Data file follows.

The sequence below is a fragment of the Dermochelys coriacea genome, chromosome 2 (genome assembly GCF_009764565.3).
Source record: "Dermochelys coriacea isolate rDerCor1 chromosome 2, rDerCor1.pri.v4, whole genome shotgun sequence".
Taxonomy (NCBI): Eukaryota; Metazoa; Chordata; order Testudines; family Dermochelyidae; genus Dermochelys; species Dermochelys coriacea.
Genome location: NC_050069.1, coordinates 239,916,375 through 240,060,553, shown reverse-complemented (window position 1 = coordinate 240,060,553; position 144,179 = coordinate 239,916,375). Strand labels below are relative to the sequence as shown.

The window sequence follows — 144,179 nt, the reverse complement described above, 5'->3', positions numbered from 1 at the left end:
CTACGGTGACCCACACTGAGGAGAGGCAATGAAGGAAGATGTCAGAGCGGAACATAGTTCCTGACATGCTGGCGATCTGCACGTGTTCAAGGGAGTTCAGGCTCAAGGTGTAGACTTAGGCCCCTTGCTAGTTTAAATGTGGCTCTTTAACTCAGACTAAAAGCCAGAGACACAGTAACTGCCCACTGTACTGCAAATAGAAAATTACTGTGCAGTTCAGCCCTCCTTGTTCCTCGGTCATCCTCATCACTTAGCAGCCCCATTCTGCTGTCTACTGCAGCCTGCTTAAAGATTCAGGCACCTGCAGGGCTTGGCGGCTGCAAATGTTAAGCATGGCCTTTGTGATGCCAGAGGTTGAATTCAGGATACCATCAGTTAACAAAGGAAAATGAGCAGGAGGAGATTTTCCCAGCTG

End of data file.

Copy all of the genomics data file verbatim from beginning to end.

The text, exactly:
The sequence below is a fragment of the Dermochelys coriacea genome, chromosome 2 (genome assembly GCF_009764565.3).
Source record: "Dermochelys coriacea isolate rDerCor1 chromosome 2, rDerCor1.pri.v4, whole genome shotgun sequence".
Taxonomy (NCBI): Eukaryota; Metazoa; Chordata; order Testudines; family Dermochelyidae; genus Dermochelys; species Dermochelys coriacea.
Genome location: NC_050069.1, coordinates 239,916,375 through 240,060,553, shown reverse-complemented (window position 1 = coordinate 240,060,553; position 144,179 = coordinate 239,916,375). Strand labels below are relative to the sequence as shown.

The window sequence follows — 144,179 nt, the reverse complement described above, 5'->3', positions numbered from 1 at the left end:
CTACGGTGACCCACACTGAGGAGAGGCAATGAAGGAAGATGTCAGAGCGGAACATAGTTCCTGACATGCTGGCGATCTGCACGTGTTCAAGGGAGTTCAGGCTCAAGGTGTAGACTTAGGCCCCTTGCTAGTTTAAATGTGGCTCTTTAACTCAGACTAAAAGCCAGAGACACAGTAACTGCCCACTGTACTGCAAATAGAAAATTACTGTGCAGTTCAGCCCTCCTTGTTCCTCGGTCATCCTCATCACTTAGCAGCCCCATTCTGCTGTCTACTGCAGCCTGCTTAAAGATTCAGGCACCTGCAGGGCTTGGCGGCTGCAAATGTTAAGCATGGCCTTTGTGATGCCAGAGGTTGAATTCAGGATACCATCAGTTAACAAAGGAAAATGAGCAGGAGGAGATTTTCCCAGCTG